Lets imagine you get an extra 100 people/day eating out once from this decision, and they eat 25% more meat than they otherwise would. Then the average person in the US eats 100kg of meat a year or 270g/day. An extra 25% is about 60g or about 0.06 chickens, 0.001 pigs or 0.0003 cows (based on numbers I got from a quick google) so you get ~2100 extra chickens, ~11 extra cows or ~35 extra pigs a year. If the restaurant is a chicken restaurant then this is clearly much more weighted towards chickens, and in fact if it causes people to eat chicken if they would've eaten beef at home, this is an underestimate. Let's use 2100 chickens for now.
There are not very precise estimates available for how effective animal interventions are, but this by Rethink Priorities in 2019 suggests corporate campaigns such as those by the Humane League saved 120 chickens per dollar from broiler cages (with extremely wide error bars). If subsequent campaigns are 10x less effective (I don't know what a good estimate is here but I'd guess future campaigns will be less effective than past ones as they hit diminishing returns) then you get 12 per dollar, or 2100 chickens with better quality of life for $175. If you think non caged lives are 10% better than caged lives this would be more like $1750 to offset the harm I estimate here.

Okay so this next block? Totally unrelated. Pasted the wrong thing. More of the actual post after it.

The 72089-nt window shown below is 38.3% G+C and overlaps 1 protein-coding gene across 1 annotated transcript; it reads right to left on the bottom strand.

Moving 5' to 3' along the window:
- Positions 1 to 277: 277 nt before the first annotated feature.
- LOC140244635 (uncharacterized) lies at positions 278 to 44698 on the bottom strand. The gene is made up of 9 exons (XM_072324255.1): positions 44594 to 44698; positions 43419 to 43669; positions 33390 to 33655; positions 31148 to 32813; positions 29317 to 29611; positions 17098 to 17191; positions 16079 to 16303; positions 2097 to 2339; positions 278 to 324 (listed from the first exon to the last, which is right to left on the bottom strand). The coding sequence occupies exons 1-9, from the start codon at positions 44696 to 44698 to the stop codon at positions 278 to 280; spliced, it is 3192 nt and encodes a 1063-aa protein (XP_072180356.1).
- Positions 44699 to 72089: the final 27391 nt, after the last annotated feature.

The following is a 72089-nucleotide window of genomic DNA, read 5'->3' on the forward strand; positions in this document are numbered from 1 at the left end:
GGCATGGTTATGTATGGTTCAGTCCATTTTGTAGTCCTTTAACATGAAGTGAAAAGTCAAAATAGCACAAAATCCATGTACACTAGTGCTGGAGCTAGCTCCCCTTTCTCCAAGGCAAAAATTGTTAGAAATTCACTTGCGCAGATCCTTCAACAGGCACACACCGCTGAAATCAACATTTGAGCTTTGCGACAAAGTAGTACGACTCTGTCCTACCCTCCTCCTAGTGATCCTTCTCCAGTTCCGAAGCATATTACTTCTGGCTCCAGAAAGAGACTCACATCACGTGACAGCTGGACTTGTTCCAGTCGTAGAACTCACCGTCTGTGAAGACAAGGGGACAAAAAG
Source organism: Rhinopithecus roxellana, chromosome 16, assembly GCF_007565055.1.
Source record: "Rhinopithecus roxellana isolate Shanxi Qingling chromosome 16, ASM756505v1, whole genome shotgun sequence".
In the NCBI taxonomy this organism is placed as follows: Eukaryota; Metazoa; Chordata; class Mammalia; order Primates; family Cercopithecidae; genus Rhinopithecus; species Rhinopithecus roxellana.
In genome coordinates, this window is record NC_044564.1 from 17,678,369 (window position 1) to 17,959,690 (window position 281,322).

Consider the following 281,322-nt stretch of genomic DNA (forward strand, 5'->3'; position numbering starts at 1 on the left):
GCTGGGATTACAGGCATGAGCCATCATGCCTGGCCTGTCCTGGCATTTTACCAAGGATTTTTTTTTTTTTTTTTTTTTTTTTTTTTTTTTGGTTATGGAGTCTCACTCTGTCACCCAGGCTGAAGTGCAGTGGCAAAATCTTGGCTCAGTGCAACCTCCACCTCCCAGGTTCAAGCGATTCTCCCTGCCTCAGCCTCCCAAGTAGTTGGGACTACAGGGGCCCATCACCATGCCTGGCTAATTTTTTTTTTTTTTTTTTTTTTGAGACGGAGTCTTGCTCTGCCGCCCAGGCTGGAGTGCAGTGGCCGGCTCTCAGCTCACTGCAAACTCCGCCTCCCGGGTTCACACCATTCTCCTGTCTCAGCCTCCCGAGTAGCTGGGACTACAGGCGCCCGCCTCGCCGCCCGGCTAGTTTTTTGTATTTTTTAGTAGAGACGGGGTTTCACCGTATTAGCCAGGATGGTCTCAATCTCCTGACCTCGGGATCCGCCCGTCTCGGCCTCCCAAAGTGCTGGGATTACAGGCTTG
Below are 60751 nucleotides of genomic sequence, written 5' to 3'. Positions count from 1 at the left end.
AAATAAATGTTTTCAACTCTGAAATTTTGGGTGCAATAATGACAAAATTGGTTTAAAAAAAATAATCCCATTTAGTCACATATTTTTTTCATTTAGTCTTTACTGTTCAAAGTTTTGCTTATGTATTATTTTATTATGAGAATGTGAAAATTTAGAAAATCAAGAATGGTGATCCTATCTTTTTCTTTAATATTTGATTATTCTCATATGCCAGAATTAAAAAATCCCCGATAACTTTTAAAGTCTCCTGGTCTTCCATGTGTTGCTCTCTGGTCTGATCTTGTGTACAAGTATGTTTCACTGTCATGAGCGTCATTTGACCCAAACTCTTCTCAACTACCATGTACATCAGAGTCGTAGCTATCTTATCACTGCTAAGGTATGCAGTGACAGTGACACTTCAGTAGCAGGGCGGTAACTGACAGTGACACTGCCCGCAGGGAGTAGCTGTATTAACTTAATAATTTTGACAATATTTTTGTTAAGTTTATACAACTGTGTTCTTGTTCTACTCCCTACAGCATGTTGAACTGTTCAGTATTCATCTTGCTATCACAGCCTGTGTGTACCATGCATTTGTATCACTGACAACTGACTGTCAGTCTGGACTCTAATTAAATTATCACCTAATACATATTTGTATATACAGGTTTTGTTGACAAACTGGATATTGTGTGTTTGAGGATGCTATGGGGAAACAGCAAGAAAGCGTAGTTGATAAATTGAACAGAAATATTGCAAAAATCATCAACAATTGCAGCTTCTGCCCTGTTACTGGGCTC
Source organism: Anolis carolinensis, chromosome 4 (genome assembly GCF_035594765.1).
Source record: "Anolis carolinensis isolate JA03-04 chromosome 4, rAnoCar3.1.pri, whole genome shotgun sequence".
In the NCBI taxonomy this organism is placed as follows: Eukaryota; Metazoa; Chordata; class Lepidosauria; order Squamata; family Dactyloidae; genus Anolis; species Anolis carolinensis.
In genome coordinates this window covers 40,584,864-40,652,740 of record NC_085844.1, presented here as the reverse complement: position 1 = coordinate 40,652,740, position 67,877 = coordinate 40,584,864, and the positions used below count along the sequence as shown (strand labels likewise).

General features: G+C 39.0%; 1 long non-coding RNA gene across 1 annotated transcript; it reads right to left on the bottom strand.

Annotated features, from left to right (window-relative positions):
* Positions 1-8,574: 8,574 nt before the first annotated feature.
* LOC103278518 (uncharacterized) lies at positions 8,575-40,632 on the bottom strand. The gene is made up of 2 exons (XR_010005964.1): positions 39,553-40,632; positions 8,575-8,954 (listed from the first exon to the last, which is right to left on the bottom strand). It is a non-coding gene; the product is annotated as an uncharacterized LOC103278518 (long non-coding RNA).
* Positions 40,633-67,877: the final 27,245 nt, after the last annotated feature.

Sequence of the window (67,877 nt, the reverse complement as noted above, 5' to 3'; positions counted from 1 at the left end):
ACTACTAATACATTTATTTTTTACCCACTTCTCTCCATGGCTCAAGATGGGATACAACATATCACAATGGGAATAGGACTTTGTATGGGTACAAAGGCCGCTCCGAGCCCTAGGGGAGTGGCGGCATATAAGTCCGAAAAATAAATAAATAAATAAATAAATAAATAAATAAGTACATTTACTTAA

I would find this very useful. My two longest posts did well karma wise but neither received any comments, and it would be valuable to know whether people are actually reading them through to the end.
For reading time, how does this work for a page I have opened in a new tab but don't look at for several hours? Is it able to tell if I've actually got that page active?One other thing:
How does the viewership data count multiple views from the same person?We only share unique views; if you see that your post has 100 views, that means it was viewed from 100 different (logged-in Forum accounts + unique IP addresses from readers who weren't logged in).
How does the viewership data count multiple views from the same person?
We only share unique views; if you see that your post has 100 views, that means it was viewed from 100 different (logged-in Forum accounts + unique IP addresses from readers who weren't logged in).
Seeing the values for each of "logged in user" and "unique IP" (i.e. non logged in users) would be nice. For example, one of my posts was shared on ACX and I expect it had far more viewership from non-regular forum users than my other posts, it would be convenient to see this.
Specifically when looking at policy related stuff, I like to look at whether they are being followed by very good forecasting people, as that's an indication to me that their posts contain a lot of decision relevant information / that they have higher than average epistemic standards.There's a pretty big overlap between the forecasting people and EA folk though.
Strongly agree with this, as someone who had approximately the level of responsibility Khorton described until recently.
In my industry (quant trading) the extra value of further experience to outside goals past the level I've already reached is limited except potentially as a status signal.
Agreed, and changed, though I preferred "grants" to "grant amounts"